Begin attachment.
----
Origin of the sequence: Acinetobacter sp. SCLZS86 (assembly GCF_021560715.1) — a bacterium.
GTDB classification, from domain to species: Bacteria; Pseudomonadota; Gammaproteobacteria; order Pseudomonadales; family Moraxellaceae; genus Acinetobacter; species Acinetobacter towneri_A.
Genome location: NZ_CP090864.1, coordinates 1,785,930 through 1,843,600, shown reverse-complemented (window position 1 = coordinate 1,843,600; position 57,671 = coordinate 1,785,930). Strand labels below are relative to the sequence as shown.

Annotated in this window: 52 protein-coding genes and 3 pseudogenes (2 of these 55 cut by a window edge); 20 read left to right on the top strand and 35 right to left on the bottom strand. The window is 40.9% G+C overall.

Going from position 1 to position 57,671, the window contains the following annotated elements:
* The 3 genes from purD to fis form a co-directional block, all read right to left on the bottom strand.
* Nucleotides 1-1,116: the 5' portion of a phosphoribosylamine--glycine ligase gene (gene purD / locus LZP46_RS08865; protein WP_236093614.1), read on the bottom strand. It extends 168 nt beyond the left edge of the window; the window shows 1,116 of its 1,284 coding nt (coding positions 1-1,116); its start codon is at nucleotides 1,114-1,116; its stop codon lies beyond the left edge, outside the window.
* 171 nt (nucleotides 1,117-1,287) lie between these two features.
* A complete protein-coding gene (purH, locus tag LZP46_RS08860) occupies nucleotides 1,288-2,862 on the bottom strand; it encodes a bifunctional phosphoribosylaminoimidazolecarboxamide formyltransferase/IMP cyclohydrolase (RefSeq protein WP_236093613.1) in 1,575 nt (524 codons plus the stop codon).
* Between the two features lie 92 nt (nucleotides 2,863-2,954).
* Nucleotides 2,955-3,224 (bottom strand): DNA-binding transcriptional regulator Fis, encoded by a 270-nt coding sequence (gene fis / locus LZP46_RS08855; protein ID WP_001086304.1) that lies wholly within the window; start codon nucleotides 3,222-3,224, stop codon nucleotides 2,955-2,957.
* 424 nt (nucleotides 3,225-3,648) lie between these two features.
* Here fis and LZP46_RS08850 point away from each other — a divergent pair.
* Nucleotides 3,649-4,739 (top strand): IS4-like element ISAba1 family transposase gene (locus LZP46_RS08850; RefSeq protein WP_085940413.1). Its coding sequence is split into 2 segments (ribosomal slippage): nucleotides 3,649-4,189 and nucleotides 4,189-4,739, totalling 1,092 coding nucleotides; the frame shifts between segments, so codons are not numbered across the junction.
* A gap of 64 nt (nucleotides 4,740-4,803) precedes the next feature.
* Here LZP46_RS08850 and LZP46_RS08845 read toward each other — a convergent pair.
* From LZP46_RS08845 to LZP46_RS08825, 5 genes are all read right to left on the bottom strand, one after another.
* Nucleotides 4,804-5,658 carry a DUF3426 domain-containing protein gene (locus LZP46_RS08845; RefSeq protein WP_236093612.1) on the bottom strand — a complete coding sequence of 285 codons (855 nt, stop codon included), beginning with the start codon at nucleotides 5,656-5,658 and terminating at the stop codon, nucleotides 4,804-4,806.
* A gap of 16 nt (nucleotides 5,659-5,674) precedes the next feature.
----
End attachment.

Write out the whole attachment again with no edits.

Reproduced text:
Origin of the sequence: Acinetobacter sp. SCLZS86 (assembly GCF_021560715.1) — a bacterium.
GTDB classification, from domain to species: Bacteria; Pseudomonadota; Gammaproteobacteria; order Pseudomonadales; family Moraxellaceae; genus Acinetobacter; species Acinetobacter towneri_A.
Genome location: NZ_CP090864.1, coordinates 1,785,930 through 1,843,600, shown reverse-complemented (window position 1 = coordinate 1,843,600; position 57,671 = coordinate 1,785,930). Strand labels below are relative to the sequence as shown.

Annotated in this window: 52 protein-coding genes and 3 pseudogenes (2 of these 55 cut by a window edge); 20 read left to right on the top strand and 35 right to left on the bottom strand. The window is 40.9% G+C overall.

Going from position 1 to position 57,671, the window contains the following annotated elements:
* The 3 genes from purD to fis form a co-directional block, all read right to left on the bottom strand.
* Nucleotides 1-1,116: the 5' portion of a phosphoribosylamine--glycine ligase gene (gene purD / locus LZP46_RS08865; protein WP_236093614.1), read on the bottom strand. It extends 168 nt beyond the left edge of the window; the window shows 1,116 of its 1,284 coding nt (coding positions 1-1,116); its start codon is at nucleotides 1,114-1,116; its stop codon lies beyond the left edge, outside the window.
* 171 nt (nucleotides 1,117-1,287) lie between these two features.
* A complete protein-coding gene (purH, locus tag LZP46_RS08860) occupies nucleotides 1,288-2,862 on the bottom strand; it encodes a bifunctional phosphoribosylaminoimidazolecarboxamide formyltransferase/IMP cyclohydrolase (RefSeq protein WP_236093613.1) in 1,575 nt (524 codons plus the stop codon).
* Between the two features lie 92 nt (nucleotides 2,863-2,954).
* Nucleotides 2,955-3,224 (bottom strand): DNA-binding transcriptional regulator Fis, encoded by a 270-nt coding sequence (gene fis / locus LZP46_RS08855; protein ID WP_001086304.1) that lies wholly within the window; start codon nucleotides 3,222-3,224, stop codon nucleotides 2,955-2,957.
* 424 nt (nucleotides 3,225-3,648) lie between these two features.
* Here fis and LZP46_RS08850 point away from each other — a divergent pair.
* Nucleotides 3,649-4,739 (top strand): IS4-like element ISAba1 family transposase gene (locus LZP46_RS08850; RefSeq protein WP_085940413.1). Its coding sequence is split into 2 segments (ribosomal slippage): nucleotides 3,649-4,189 and nucleotides 4,189-4,739, totalling 1,092 coding nucleotides; the frame shifts between segments, so codons are not numbered across the junction.
* A gap of 64 nt (nucleotides 4,740-4,803) precedes the next feature.
* Here LZP46_RS08850 and LZP46_RS08845 read toward each other — a convergent pair.
* From LZP46_RS08845 to LZP46_RS08825, 5 genes are all read right to left on the bottom strand, one after another.
* Nucleotides 4,804-5,658 carry a DUF3426 domain-containing protein gene (locus LZP46_RS08845; RefSeq protein WP_236093612.1) on the bottom strand — a complete coding sequence of 285 codons (855 nt, stop codon included), beginning with the start codon at nucleotides 5,656-5,658 and terminating at the stop codon, nucleotides 4,804-4,806.
* A gap of 16 nt (nucleotides 5,659-5,674) precedes the next feature.